There’s a reason marathon runners “carb up” on a big bowl of pasta the night before the big event. Arguably no other food packs as powerful of punch when it comes to carb-fueled energy. Dried pasta can last up to 30 years, while white rice can last around 20 years. The best part about stockpiling pasta is that it’s typically found already dried, with little to no moisture content or fat. Feel free to get creative with this one and mix it up a little, as eating bowl after bowl of spaghetti can bore even the most ambitious prepper. Stockpile a few boxes of rotini, macaroni, penne, or linguini. You can even add gnocchi pasta (made with potatoes), couscous, or even Asian-inspired pastas such as ramen, soba, rice noodles, or chow mein.
Nothing says comfort food like a warm bowl of mashed potatoes, and with dehydrated potato flakes on hand, you can have just that in a matter of minutes. Lasting around 30 years if stored properly in a #10 can, these handy flakes have an incredible shelf life. In mylar bags, they can last around 15 years. In addition to simply mixing them with hot water for a quick side, you can add potato flakes to other recipes, such as onion rings or even breads, for a satisfying crunch.
Dehydrated and Freeze-Dried Fruits
Dehydrated and dried fruits make great snacks for a quick jolt of energy. In particular, raisins are jam-packed with fiber, iron, protein, and vitamin C. Keep in mind that dehydrated and freeze-dried are two different terms, and depending on the preparation method of your fruit, you’ll need to store them differently. Dehydration removes around 80% of the moisture from the fruit, while freeze drying removes up to 99%. In general, dehydrated fruits will last around 15 to 20 years. On the other hand, freeze-dried fruits can last a little longer, around 25 to 30 years.
One of nature’s most delicious and nutritious vegetables, carrots are loaded with vitamins and minerals and are rich in beta-carotene. When dehydrated, they can last up to 20 years! Excellent as a meal or snack on their own, they can also be powdered and added to other vegetable powders such as onion, beans, and potatoes for a great seasoning.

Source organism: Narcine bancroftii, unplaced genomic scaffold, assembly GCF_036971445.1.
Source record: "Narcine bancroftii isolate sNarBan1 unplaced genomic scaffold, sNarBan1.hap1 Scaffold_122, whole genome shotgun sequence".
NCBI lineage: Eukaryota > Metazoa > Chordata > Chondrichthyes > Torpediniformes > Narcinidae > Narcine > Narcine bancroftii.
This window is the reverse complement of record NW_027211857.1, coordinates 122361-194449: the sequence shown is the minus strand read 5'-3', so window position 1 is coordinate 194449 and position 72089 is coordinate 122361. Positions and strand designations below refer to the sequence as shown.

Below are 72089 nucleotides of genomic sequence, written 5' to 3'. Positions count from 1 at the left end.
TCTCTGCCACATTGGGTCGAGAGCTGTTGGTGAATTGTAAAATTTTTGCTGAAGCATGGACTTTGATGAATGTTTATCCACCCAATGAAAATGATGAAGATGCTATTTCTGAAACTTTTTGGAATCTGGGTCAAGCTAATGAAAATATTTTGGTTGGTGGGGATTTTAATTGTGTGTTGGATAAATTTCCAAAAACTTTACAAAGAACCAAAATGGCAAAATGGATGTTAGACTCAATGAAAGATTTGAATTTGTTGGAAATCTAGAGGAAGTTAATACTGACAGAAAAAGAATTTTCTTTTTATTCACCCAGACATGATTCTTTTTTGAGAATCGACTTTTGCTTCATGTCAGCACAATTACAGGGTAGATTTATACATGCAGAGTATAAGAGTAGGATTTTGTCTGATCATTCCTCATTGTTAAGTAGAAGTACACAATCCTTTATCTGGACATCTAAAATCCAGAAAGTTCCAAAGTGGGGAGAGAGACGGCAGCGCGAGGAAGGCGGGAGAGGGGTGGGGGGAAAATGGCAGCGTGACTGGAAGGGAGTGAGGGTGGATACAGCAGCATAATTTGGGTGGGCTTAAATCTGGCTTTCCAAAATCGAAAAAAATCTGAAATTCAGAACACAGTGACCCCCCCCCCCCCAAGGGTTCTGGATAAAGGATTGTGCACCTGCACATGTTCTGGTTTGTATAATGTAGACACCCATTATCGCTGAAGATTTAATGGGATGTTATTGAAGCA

Lasting only around three years, canned meat doesn’t have quite as long of a shelf life as other items on this list, yet it’s an essential in any prepper’s stockpile. One surprisingly nutritious and convenient option? Spam. Reasonably priced and high-quality, the meat consists of pork shoulder and ham, unlike other processed meats that are otherwise mechanically recovered remnants. While it might not win you any health awards, it does provide a quick dose of protein, sodium and fat – all items that your body craves when it’s working hard. It’s also versatile, and works just as well straight from the can as it does fried on a sandwich or chopped and added to a stew. Also look for canned, chunk chicken breasts, canned beef stew, chili, and canned tuna. When it comes to the latter, look for options canned in oil, as they’ll last longer than water-canned alternatives.
Stockpiling Your Prepper’s Pantry
While the above list isn’t exhaustive, it serves as a basis for your stockpiled pantry. The key to achieving the maximum shelf life for all of these items is to store them in an area that has very little to no moisture present. If kept cool and dry, these will last you for years to come, ensuring that no matter what happens, you and your family won’t go hungry (via americanpreppersnetwork.com).
Also read: Making Flour and Flatbread from Dried Beans
About the Author
Courtney Myers is a North Carolina-based freelance writer and work-from-home mother of two. In her 10 years as a professional writer, she’s worked in proposal management, grant writing, and content creation. Personally, she’s passionate about teaching her family how to stay safe, secure and action-ready in the event of a disaster or emergency.